It was a day of miracles in Wengen (SUI) today. Most had written off any chance of today’s Audi FIS World Cup alpine combined race to even be staged after a fierce winter storm unleashed its fury overnight and through much of the morning. Most generally don’t expect a racer with starting with Bib #51 to win at one of the most iconic stops on the tour, but ultimately, both miracles happened as unknown Swiss rookie Niels Hintermann took home his first-ever World Cup victory.
The Organisers scrambled through the night, and a late change to the programme ultimately saved the day as the slalom was run before the downhill portion. Throughout the slalom, heavy snow continued to fall as the racers battled down the course. Justin Murisier (SUI) ultimately was the fastest man down the mountain in the slalom.
A small window of opportunity gave the Organisers a chance to prepare the course for the downhill, but those that were strong in the slalom were the ones that were ultimately punished in a downhill as the snowfall steadily picked up giving the early starters the clear advantage. One racer that made the most of the opportunity was Hintermann, who was the seventh racer in the downhill, and claimed the fastest time that stood as some of the top names came down the Lauberhorn with not luck against the conditions.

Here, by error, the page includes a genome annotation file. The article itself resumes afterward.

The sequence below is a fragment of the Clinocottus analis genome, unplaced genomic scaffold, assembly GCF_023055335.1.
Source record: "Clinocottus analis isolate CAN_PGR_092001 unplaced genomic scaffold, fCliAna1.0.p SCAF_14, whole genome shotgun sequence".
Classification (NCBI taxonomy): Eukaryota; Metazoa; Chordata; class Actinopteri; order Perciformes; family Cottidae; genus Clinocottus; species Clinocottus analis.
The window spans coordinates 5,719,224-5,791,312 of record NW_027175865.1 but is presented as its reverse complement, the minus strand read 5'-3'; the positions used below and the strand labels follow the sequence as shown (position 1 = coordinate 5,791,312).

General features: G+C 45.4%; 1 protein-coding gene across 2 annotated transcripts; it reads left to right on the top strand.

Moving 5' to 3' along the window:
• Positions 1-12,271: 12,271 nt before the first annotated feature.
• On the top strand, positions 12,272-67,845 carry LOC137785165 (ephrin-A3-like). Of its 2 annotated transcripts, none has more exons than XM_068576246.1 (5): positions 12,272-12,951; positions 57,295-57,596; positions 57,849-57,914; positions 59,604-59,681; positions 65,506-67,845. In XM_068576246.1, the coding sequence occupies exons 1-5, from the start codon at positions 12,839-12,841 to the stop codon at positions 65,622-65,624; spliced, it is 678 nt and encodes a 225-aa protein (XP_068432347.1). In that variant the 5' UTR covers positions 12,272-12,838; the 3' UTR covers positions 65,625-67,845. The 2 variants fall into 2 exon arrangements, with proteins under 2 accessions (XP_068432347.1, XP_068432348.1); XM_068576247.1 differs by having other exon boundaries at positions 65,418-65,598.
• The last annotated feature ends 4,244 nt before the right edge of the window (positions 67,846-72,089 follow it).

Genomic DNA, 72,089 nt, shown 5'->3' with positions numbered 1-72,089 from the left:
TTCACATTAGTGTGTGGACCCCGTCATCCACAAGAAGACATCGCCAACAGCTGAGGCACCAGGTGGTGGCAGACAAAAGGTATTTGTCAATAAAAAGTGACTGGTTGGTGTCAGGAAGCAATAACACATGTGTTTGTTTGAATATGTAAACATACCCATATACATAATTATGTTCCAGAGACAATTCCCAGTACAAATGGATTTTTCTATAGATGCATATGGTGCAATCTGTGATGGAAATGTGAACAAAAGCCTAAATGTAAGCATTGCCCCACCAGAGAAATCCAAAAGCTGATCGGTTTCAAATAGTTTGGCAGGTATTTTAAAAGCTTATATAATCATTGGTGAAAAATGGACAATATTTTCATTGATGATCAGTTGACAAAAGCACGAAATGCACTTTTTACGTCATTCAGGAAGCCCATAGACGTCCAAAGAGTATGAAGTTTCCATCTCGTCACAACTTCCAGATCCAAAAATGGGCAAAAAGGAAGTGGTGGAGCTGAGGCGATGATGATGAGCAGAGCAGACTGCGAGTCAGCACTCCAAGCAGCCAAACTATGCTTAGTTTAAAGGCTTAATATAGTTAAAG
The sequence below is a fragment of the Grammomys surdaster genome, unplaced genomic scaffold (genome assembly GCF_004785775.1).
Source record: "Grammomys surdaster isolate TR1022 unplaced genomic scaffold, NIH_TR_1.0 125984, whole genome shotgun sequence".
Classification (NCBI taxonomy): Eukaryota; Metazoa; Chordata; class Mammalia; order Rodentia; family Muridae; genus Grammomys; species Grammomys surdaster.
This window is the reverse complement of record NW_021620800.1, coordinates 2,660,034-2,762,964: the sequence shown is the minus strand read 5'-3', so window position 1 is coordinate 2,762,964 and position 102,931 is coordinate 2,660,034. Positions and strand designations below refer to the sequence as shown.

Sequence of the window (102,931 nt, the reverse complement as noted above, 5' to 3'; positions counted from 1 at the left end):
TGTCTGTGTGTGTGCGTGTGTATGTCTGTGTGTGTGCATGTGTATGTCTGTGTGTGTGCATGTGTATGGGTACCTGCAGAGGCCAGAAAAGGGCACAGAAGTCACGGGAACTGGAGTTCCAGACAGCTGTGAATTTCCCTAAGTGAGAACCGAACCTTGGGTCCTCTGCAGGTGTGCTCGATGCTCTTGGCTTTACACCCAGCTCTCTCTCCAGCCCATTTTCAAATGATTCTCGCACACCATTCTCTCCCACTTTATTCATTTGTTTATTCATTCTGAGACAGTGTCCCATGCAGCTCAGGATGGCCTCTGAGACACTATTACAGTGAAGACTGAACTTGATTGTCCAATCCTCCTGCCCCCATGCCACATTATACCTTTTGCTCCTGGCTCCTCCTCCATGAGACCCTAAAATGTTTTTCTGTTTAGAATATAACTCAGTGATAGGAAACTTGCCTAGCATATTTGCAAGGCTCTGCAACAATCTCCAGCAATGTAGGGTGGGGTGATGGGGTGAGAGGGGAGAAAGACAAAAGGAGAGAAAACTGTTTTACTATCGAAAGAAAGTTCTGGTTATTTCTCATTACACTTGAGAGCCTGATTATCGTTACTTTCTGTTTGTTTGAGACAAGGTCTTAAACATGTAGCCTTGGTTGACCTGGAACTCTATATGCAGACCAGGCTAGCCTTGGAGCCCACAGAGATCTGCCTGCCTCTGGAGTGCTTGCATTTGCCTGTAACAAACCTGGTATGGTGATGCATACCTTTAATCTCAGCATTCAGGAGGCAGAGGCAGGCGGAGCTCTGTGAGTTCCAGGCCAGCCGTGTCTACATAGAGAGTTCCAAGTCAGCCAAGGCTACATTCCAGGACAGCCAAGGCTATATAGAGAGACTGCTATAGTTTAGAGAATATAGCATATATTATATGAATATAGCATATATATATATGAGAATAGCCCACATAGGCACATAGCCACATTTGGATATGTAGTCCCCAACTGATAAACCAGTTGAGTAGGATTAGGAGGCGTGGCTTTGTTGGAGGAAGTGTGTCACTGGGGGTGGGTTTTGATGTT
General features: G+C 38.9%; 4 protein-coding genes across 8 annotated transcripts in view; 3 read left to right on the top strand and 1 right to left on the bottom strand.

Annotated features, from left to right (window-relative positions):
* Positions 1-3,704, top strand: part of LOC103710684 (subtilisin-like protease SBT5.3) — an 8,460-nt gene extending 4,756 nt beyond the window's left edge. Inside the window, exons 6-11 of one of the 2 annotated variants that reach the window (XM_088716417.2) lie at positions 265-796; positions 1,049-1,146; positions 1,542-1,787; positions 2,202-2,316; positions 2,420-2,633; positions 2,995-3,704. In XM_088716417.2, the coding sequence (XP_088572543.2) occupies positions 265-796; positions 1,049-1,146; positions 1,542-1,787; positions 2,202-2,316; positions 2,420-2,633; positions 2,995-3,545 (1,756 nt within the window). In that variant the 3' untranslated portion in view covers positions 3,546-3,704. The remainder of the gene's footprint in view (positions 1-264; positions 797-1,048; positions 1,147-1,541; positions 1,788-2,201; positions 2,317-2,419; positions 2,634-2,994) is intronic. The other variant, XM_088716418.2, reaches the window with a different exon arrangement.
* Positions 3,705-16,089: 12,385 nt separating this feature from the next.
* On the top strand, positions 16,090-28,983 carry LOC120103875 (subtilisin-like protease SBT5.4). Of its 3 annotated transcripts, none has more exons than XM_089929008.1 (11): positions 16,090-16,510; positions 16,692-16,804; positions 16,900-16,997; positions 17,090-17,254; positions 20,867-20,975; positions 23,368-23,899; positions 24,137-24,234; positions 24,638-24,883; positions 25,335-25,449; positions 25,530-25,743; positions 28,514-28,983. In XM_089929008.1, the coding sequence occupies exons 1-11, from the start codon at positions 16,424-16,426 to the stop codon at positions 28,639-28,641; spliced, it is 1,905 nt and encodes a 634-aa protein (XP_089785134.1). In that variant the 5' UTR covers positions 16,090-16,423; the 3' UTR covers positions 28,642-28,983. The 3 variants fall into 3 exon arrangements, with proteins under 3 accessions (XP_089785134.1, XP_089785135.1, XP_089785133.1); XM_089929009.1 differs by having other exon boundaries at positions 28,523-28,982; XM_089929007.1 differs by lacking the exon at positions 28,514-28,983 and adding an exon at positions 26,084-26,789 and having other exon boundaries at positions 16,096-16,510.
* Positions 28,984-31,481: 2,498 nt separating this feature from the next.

"I'm not that experienced in winning races," said Hintermann. "So I have no idea what's upcoming now. I felt good during the slalom race, I really liked it. It was tough to drive because it was pretty steep and the rollers were pretty intense ... (in the downhill) the weather seemed to make a little turn, lucky for me, after me it started snowing pretty heavy again and now I'm here winning my first World Cup."
The entire podium was made up of racers who were among the first ten starters in the downhill. Maxence Muzaton (FRA) and Frederic Berthold (AUT) rounded out the unlikely podium. In fact, it was the first podium for all three of today’s top-three finishers.
"It's an amazing day," said Muzaton. "I never expected to be on the podium at the end, but we make an outdoor sport and today, conditions were more in my turn so I'm happy with that. My first goal this season was the downhill. I decided to make this alpine combined only to make some speed turns. It's pretty amazing."
Same echo from Frederic Berthold: "At first, it was a very difficult slalom in the morning. I tried to do a solid run and I finished twenty-second and had a good number for the downhill. The conditions got always worse and I can't realize that it ended with me on the podium now."
Tomorrow, the winter weather pattern is forecast to continue, but the Lauberhorn Organiser is hoping to pull off another miracle for the downhill, scheduled for a 12:30 CET start. With the results from the two trainings it could be another day of unexpected results.